Stitching Some Love for Our Global Neighbours at the Hayward

12 Sep Stitching Some Love for Our Global Neighbours at the Hayward

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On the 25th of August hip London gallery The Hayward was taken over – by needles, thread, and love. The Craftivist Collective’s love letter response to Tracey Emin’s retrospective show, “Love is What You Want” drew a big crowd to the Waterloo Sunset Pavilion hosted experienced craftivists and people just learning how to stitch, signing their names off to a pledge that craftivist Sarah Corbett had handcrafted as a giant letter.

Dear Fellow art-lover,

Tracey Emin states “Love is What You Want.” We want you to show your love.

The Craftivist Colletctive urge you to show love to our global neighbours struggling in our unjust world.

It’s easy to say we care but that’s not enough! ACTION is needed for justice to happen.

Are you up for the challenge?

Please sign this letter to commit to act for justice and encourage others to do the same.

The use of a letter was inspired by Emin’s own work. As well as her repeated use of fabric letters in many of her most famous works, early on in her career she wrote letters asking people to donate money to support her as an artist. Her provocative, intricate, bold and dramatic art and strong political views led to a lot of debate in the Collective when the Hayward approached the group to produce work in response to it.

Instead of asking for money, we decided to ask for love – the word at the start of her collection’s title, and a word that, along with hate, Tory, tax, sex, gender, controversial, and fame, gets often used around her work and life. At the workshop we handed out cards for participants to fill in with ideas for what they can do in their lives to create a better world, and linen tags to sign and stitch the signature to attach them.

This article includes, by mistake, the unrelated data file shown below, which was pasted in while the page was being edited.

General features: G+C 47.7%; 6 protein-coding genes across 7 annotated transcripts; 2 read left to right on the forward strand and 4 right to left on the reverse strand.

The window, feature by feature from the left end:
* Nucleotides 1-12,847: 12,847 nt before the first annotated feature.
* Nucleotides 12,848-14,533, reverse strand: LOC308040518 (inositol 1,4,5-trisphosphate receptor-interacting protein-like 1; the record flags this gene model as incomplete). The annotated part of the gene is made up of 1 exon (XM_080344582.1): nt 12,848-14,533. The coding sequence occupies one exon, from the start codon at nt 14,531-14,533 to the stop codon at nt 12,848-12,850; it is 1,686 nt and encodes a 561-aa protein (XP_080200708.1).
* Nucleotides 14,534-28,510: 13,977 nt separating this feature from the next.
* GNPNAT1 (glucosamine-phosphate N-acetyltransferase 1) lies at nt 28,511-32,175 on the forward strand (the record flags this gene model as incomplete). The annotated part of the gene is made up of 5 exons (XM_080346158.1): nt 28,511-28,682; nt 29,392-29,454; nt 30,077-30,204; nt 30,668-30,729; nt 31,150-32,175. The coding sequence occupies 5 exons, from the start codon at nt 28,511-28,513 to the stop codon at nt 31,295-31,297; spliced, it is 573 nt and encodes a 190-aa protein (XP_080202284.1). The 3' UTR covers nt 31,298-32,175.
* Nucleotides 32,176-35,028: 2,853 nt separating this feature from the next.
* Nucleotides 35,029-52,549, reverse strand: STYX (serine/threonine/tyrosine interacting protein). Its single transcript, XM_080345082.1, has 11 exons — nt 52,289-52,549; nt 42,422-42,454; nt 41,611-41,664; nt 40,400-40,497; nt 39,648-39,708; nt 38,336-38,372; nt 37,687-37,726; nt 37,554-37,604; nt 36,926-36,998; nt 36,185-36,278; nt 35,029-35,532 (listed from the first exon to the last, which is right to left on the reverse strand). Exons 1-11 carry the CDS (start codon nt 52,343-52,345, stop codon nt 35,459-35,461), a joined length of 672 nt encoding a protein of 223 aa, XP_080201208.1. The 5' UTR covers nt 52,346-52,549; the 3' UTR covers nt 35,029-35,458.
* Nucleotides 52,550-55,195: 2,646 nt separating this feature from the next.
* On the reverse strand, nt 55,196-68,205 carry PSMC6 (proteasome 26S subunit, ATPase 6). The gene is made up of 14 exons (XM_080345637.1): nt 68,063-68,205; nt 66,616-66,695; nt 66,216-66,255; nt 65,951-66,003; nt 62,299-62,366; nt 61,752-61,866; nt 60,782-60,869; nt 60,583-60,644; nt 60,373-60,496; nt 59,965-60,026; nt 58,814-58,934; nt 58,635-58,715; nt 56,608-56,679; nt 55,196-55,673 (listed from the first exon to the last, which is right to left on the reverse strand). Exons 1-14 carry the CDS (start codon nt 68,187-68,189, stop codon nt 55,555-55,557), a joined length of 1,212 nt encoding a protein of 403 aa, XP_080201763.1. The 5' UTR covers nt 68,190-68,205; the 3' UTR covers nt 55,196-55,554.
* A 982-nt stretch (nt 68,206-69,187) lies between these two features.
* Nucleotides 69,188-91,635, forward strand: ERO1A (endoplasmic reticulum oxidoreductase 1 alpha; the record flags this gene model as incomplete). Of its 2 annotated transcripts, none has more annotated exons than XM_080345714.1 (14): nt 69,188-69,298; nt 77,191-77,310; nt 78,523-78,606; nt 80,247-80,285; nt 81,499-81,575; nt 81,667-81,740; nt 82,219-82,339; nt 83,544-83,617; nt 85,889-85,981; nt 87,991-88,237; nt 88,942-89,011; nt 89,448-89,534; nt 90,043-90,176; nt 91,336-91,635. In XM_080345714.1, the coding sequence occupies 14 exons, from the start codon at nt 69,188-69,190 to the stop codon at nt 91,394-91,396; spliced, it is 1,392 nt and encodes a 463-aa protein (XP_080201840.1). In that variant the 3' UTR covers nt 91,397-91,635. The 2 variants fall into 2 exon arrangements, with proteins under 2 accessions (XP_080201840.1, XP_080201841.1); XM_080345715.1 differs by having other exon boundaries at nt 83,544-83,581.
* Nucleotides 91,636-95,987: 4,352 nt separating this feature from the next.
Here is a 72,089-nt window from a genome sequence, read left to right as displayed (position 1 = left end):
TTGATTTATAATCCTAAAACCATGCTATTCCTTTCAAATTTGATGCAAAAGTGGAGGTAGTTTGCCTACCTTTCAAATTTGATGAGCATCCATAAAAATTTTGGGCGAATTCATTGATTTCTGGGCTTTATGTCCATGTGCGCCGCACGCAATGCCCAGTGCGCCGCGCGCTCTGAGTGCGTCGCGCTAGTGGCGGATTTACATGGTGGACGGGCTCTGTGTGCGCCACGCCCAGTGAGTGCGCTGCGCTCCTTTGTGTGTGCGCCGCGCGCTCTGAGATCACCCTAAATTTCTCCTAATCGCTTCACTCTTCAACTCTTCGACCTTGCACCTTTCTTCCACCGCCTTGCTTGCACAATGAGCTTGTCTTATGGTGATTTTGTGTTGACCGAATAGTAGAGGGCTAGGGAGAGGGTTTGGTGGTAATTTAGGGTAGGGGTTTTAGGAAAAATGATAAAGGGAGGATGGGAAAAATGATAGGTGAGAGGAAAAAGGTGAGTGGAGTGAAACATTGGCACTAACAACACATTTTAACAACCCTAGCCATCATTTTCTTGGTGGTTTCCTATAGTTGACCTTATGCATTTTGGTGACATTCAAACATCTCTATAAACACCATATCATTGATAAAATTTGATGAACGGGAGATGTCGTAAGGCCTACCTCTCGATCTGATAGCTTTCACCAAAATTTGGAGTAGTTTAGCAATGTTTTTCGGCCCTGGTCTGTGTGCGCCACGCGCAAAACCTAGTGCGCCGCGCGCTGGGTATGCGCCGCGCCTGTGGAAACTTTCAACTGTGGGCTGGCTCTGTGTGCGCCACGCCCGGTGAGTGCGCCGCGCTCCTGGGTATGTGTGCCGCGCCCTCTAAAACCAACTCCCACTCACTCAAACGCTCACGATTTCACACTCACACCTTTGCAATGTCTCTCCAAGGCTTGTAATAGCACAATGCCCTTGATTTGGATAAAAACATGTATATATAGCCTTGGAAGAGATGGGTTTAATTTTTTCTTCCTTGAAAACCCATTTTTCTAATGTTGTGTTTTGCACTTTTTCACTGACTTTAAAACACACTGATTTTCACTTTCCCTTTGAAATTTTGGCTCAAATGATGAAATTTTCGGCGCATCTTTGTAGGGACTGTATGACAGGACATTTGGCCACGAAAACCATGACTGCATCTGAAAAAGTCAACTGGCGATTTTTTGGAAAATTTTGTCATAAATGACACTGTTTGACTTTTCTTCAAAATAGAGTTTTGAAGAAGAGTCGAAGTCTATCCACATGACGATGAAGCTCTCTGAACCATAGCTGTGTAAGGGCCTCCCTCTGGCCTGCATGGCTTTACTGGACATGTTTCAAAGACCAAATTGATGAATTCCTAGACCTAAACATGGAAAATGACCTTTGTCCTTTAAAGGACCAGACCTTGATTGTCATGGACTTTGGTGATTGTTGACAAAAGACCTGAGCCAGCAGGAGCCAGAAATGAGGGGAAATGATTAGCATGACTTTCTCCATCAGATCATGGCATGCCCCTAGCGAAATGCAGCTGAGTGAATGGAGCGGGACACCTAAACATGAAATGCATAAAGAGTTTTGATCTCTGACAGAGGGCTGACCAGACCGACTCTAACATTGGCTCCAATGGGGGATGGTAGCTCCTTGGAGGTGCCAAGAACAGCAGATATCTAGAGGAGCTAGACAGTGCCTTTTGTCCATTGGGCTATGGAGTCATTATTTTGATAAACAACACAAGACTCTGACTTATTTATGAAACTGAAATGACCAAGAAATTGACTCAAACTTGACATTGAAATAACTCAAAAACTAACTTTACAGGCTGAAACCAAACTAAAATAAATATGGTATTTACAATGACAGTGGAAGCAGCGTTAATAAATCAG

When the call went out for people to join us at the gallery, we were unsure how people would react. But the tweets began flying and the event facebook page began filling up with interesting questions and comments. The letter and the request for signatures gathered a big response, with over fifty people attending, working alongside each other and talking about how to make a positive change for good.

The floor of the Pavilion quickly filled up with busy stitching and lots of great conversations  got started.

One of the best things about the workshop was talking to people who had come along for the first time, and got to try out some craft and talk about social change and art as the letter on the wall grew with more signatures.  At the end of the night people were still gathering around reading it, and it was a great example of what craftivism does best: bringing people and ideas together, stitch by stitch.

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